I don't think this will go over, but Peeta and Ruth were both raised by merchants, and understand the need for customers. We go out together. We talk about Katniss. We talk about bread, and elections, and a funny story that's been in the news about an actor who lost his pants in bizarre elevator catch. ("He probably did it on purpose," Effie says. "He's always been a clown.") Annie talks about "the children" -- the prostitutes she's been looking after -- and Fulvia tells us about her ne'er-do-well brother, who got out of debtor's prison and promptly got swindled out of the money she gave him ("I gave him my old apartment now. He doesn’t have the deed, so he can't sell it short"). About an hour in, Gale and Johanna join us -- Annie must have called them -- and we return to the subject of Katniss, and the songs she's singing.

I go home with Effie. We're back to me sleeping on the couch, and have been since I first came over. We haven't talked about the night I didn't spend on the couch. I guess a few weeks of me falling back into the bottle has made her re-think that. She has made space for my things in her closet, but I don't have that many things. She says she'll see what's open in the fashion district while I’m working with the refugee committee tomorrow.

"Are we living together then?" I ask.

She smiles. "Well... you don't seem to be in any hurry to find your own place. And I like having you here."

"You're sure it's all right? I mean -- people do talk, and -- "

"I don't mind if they talk. They always talked." She looks at me shyly. "Besides, they're not really wrong, are they?"

I shake my head, then kiss her. That's as far as it gets, but that's all right. There's time for everything. The idea of having time to take on anything like this is a luxury on par with anything money has ever been able to buy.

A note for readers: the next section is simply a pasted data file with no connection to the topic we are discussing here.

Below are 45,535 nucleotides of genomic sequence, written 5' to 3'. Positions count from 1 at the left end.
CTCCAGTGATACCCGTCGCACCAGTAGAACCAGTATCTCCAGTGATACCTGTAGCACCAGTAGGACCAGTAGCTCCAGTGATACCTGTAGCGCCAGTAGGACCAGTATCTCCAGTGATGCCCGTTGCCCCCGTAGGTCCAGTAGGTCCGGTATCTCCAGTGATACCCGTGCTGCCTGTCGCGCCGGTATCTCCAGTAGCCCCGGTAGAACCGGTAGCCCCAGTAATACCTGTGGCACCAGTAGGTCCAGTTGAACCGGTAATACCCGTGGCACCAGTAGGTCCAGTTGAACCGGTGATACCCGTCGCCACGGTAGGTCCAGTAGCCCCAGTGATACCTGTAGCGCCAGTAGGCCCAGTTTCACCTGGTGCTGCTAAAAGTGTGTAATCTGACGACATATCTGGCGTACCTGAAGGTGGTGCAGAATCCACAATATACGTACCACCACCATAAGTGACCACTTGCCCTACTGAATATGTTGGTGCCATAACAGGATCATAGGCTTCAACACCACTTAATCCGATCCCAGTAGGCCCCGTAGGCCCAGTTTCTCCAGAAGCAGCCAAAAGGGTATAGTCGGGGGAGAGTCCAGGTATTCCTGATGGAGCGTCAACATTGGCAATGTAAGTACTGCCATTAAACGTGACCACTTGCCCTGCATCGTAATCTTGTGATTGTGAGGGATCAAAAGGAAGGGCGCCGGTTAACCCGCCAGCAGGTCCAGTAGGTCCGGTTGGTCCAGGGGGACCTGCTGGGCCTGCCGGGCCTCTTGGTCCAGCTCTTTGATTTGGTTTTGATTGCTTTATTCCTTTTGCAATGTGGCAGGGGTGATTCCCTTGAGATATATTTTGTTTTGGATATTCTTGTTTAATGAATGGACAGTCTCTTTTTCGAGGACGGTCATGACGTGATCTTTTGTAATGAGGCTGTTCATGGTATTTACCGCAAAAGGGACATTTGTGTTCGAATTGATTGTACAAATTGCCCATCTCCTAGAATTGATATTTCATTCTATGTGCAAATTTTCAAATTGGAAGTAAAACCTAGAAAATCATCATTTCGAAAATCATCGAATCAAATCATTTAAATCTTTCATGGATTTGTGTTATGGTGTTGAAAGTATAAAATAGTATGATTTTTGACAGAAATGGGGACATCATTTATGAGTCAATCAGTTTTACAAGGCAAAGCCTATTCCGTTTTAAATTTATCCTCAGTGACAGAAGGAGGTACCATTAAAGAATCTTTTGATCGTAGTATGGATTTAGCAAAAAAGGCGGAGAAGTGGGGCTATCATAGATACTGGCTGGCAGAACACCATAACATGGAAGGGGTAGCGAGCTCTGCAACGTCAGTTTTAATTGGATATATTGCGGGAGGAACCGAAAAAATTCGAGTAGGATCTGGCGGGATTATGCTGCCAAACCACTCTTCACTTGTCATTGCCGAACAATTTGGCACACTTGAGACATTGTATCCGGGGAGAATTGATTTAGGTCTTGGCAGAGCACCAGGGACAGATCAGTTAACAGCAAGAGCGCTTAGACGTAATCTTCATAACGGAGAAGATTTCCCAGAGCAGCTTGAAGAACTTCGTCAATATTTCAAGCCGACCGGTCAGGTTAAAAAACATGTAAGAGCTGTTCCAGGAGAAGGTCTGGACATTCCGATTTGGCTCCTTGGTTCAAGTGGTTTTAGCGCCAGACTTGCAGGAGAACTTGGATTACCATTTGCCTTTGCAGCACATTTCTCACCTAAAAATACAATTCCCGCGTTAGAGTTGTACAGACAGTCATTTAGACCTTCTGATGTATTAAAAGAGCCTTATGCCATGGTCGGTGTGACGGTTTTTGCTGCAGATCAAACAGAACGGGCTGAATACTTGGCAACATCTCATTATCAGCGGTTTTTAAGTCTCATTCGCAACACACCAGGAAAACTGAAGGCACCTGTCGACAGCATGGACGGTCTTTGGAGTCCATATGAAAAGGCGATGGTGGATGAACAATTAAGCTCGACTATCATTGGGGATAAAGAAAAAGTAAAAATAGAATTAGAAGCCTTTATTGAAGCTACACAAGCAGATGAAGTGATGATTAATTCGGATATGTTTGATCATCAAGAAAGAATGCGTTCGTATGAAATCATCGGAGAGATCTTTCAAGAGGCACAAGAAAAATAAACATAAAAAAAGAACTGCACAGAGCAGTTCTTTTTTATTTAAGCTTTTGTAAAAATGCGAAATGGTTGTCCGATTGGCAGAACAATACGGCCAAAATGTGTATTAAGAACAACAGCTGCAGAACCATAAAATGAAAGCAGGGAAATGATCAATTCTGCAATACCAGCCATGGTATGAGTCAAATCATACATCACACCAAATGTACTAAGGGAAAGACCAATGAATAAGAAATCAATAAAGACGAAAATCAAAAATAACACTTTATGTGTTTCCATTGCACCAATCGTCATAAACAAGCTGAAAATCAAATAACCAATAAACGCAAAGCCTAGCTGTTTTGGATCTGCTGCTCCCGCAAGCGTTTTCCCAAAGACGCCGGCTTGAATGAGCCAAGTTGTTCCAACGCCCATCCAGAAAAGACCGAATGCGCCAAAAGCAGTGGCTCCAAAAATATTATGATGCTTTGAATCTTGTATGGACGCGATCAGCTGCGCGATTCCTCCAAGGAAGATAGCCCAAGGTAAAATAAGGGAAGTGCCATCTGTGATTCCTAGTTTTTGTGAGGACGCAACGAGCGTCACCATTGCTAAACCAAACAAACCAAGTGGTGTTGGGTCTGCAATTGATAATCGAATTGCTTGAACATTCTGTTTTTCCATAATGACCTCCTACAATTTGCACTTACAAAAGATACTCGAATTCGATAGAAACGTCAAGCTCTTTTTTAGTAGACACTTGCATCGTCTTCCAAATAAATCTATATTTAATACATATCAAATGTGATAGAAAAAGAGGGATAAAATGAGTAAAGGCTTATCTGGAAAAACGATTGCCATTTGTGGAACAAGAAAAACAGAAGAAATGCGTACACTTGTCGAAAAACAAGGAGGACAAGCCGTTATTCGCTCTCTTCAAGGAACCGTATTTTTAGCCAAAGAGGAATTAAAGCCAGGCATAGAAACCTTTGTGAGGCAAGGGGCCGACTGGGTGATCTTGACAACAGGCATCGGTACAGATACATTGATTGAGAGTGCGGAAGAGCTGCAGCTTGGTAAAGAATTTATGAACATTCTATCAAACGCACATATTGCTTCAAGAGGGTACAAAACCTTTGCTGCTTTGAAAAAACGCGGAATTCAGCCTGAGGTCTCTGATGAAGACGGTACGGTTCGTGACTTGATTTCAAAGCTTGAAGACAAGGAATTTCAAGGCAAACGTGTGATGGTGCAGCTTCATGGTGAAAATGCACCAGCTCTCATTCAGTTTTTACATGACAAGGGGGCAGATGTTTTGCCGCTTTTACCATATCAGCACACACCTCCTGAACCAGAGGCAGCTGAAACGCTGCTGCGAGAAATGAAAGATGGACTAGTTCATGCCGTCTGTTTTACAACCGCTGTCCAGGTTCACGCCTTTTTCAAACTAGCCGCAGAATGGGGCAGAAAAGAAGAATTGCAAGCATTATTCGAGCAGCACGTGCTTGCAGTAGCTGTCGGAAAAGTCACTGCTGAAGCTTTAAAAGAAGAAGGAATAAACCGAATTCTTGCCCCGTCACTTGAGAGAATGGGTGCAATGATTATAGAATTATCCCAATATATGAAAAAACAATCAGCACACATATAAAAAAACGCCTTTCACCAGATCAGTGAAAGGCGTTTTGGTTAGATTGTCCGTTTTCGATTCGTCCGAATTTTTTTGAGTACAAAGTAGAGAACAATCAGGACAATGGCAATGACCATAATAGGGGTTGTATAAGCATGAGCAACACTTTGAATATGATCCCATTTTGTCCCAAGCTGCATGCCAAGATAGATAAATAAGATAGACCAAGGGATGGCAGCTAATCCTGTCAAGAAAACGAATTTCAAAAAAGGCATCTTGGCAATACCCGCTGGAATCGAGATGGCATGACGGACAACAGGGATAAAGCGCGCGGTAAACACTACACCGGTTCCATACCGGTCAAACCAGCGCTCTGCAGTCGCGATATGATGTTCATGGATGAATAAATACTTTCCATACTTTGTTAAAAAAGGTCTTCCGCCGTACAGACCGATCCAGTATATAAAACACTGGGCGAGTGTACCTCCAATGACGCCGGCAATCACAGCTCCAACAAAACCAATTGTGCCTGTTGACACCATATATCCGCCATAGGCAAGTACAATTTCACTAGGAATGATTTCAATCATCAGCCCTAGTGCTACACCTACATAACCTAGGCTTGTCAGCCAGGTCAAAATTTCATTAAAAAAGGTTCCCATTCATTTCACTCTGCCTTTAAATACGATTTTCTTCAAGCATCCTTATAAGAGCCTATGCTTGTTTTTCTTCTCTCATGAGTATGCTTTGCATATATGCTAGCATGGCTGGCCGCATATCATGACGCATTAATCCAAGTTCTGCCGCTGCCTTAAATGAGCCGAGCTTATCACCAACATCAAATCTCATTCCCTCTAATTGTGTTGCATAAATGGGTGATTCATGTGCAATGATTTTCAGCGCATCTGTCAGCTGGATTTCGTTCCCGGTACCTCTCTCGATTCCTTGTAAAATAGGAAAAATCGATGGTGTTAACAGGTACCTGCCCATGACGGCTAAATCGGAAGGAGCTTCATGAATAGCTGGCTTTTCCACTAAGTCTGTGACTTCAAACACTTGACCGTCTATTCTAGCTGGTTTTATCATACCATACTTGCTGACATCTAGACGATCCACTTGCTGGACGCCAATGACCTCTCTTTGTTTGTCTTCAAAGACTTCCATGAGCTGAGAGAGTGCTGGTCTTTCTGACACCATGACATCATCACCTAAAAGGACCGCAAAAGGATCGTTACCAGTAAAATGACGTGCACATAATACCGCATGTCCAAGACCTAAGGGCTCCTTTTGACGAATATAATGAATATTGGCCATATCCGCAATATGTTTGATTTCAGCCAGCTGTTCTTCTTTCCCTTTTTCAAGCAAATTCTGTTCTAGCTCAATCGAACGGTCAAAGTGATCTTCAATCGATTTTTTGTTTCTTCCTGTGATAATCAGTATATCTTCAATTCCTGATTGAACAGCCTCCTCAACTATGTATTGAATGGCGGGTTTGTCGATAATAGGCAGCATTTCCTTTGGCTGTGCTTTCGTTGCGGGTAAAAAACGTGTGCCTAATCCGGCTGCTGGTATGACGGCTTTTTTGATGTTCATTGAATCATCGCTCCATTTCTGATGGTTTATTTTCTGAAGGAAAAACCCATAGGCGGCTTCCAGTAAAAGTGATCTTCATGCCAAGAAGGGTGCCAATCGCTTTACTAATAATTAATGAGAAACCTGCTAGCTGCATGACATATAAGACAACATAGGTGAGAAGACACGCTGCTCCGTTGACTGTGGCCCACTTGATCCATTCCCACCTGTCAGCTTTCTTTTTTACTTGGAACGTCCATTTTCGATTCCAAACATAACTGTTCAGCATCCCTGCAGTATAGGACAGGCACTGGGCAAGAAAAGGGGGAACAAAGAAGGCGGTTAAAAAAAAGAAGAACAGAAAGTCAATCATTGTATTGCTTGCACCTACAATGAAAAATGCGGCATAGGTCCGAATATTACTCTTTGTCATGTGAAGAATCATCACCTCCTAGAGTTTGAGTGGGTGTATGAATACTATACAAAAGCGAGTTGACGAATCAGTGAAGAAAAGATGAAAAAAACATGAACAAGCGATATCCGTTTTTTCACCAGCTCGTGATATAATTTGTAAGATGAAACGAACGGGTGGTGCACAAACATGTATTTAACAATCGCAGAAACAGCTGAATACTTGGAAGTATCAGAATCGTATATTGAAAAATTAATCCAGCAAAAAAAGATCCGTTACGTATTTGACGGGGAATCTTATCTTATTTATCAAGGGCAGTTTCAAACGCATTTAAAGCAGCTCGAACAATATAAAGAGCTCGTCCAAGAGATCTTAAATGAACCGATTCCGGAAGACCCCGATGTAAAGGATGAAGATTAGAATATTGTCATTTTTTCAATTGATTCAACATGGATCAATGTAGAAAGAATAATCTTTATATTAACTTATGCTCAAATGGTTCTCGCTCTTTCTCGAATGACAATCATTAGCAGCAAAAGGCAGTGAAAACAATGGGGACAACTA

Peeta calls before he goes to sleep at Plutarch's place. Katniss is still singing. "Dr. Aurelius came by to observe," he says. "He said we shouldn't get our hopes up for anything fast, but he thinks she's trying to find her way back to who she was before everything went crazy."

I sleep calmly, dreaming about the deep, deep valley and the tall, tall grass. There is bright sunlight, and daisies come up around me. I'm sixteen, and I'm with my girl, Digger, though she's wearing one of Effie's lacy dresses. Katniss and Peeta are around somewhere, but I'm not concerned about finding them. They're all right.

I wake up rested.

I drop by Plutarch's before I go to the train station. Katniss is singing a ballad about the last man in Adelaide. Plutarch and Beetee want to start the trial, but we can't do it without a government in place. Peeta, to my surprise, asks if he can go with me to the station to help with the refugees.

"I just need to do something," he says. "Something that matters."

Plutarch gets an odd look on his face. I have learned that this look means he has some scheme in mind, and I am not surprised when Peeta and I get back in the evening that he has a room full of soldiers, Capitol citizens, and random children with winning smiles, all waiting their turns to get in front of a camera in the soundproof booth. Each has something very brief to say.

"It matters," Plutarch says, coming up behind me.

"What?"

"It's the new campaign -- 'It matters.' Fulvia and Cressida and I came up with it. We were thinking about that wonderful tape Katniss made, about when Peeta gave her the bread. I got thinking about it last night at dinner, and this morning, when Peeta said something about doing something that mattered, it all clicked. The bread mattered."